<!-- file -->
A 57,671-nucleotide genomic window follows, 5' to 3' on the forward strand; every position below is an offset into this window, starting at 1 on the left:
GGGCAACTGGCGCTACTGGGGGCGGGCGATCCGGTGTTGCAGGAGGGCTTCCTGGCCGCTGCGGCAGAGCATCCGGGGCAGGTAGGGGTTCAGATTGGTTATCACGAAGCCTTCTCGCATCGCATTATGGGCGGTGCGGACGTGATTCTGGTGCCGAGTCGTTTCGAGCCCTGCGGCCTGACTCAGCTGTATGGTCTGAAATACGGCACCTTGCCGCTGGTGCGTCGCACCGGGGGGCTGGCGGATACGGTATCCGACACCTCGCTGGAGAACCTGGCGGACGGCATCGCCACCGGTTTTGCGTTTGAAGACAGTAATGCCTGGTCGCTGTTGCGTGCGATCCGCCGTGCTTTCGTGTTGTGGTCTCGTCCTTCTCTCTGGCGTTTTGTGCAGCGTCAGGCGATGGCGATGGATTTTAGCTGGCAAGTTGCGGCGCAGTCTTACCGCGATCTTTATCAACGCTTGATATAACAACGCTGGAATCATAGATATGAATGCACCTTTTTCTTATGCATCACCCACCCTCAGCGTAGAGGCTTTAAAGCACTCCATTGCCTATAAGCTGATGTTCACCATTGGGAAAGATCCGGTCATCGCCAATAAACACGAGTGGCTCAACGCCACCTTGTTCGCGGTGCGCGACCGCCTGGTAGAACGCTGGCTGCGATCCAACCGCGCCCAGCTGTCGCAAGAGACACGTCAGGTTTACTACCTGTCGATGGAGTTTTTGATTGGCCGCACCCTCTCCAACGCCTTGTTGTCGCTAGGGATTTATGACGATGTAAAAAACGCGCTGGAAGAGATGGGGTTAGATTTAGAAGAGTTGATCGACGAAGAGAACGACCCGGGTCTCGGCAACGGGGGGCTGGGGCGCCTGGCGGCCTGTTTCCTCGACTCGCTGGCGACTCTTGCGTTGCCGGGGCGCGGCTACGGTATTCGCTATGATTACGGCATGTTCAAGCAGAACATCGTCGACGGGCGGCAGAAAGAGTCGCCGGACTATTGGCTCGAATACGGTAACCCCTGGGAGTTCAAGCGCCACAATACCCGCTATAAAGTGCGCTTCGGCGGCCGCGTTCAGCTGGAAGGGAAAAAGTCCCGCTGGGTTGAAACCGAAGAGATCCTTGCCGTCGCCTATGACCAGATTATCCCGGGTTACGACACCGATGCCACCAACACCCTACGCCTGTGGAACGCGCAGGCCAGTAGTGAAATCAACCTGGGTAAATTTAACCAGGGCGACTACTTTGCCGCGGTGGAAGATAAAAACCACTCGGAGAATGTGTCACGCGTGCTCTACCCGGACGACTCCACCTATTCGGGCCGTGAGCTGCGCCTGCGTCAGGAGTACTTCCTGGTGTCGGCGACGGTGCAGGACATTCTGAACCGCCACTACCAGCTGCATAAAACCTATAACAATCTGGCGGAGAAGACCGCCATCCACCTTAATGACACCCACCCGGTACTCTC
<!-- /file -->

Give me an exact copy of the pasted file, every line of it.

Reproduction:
A 57,671-nucleotide genomic window follows, 5' to 3' on the forward strand; every position below is an offset into this window, starting at 1 on the left:
GGGCAACTGGCGCTACTGGGGGCGGGCGATCCGGTGTTGCAGGAGGGCTTCCTGGCCGCTGCGGCAGAGCATCCGGGGCAGGTAGGGGTTCAGATTGGTTATCACGAAGCCTTCTCGCATCGCATTATGGGCGGTGCGGACGTGATTCTGGTGCCGAGTCGTTTCGAGCCCTGCGGCCTGACTCAGCTGTATGGTCTGAAATACGGCACCTTGCCGCTGGTGCGTCGCACCGGGGGGCTGGCGGATACGGTATCCGACACCTCGCTGGAGAACCTGGCGGACGGCATCGCCACCGGTTTTGCGTTTGAAGACAGTAATGCCTGGTCGCTGTTGCGTGCGATCCGCCGTGCTTTCGTGTTGTGGTCTCGTCCTTCTCTCTGGCGTTTTGTGCAGCGTCAGGCGATGGCGATGGATTTTAGCTGGCAAGTTGCGGCGCAGTCTTACCGCGATCTTTATCAACGCTTGATATAACAACGCTGGAATCATAGATATGAATGCACCTTTTTCTTATGCATCACCCACCCTCAGCGTAGAGGCTTTAAAGCACTCCATTGCCTATAAGCTGATGTTCACCATTGGGAAAGATCCGGTCATCGCCAATAAACACGAGTGGCTCAACGCCACCTTGTTCGCGGTGCGCGACCGCCTGGTAGAACGCTGGCTGCGATCCAACCGCGCCCAGCTGTCGCAAGAGACACGTCAGGTTTACTACCTGTCGATGGAGTTTTTGATTGGCCGCACCCTCTCCAACGCCTTGTTGTCGCTAGGGATTTATGACGATGTAAAAAACGCGCTGGAAGAGATGGGGTTAGATTTAGAAGAGTTGATCGACGAAGAGAACGACCCGGGTCTCGGCAACGGGGGGCTGGGGCGCCTGGCGGCCTGTTTCCTCGACTCGCTGGCGACTCTTGCGTTGCCGGGGCGCGGCTACGGTATTCGCTATGATTACGGCATGTTCAAGCAGAACATCGTCGACGGGCGGCAGAAAGAGTCGCCGGACTATTGGCTCGAATACGGTAACCCCTGGGAGTTCAAGCGCCACAATACCCGCTATAAAGTGCGCTTCGGCGGCCGCGTTCAGCTGGAAGGGAAAAAGTCCCGCTGGGTTGAAACCGAAGAGATCCTTGCCGTCGCCTATGACCAGATTATCCCGGGTTACGACACCGATGCCACCAACACCCTACGCCTGTGGAACGCGCAGGCCAGTAGTGAAATCAACCTGGGTAAATTTAACCAGGGCGACTACTTTGCCGCGGTGGAAGATAAAAACCACTCGGAGAATGTGTCACGCGTGCTCTACCCGGACGACTCCACCTATTCGGGCCGTGAGCTGCGCCTGCGTCAGGAGTACTTCCTGGTGTCGGCGACGGTGCAGGACATTCTGAACCGCCACTACCAGCTGCATAAAACCTATAACAATCTGGCGGAGAAGACCGCCATCCACCTTAATGACACCCACCCGGTACTCTC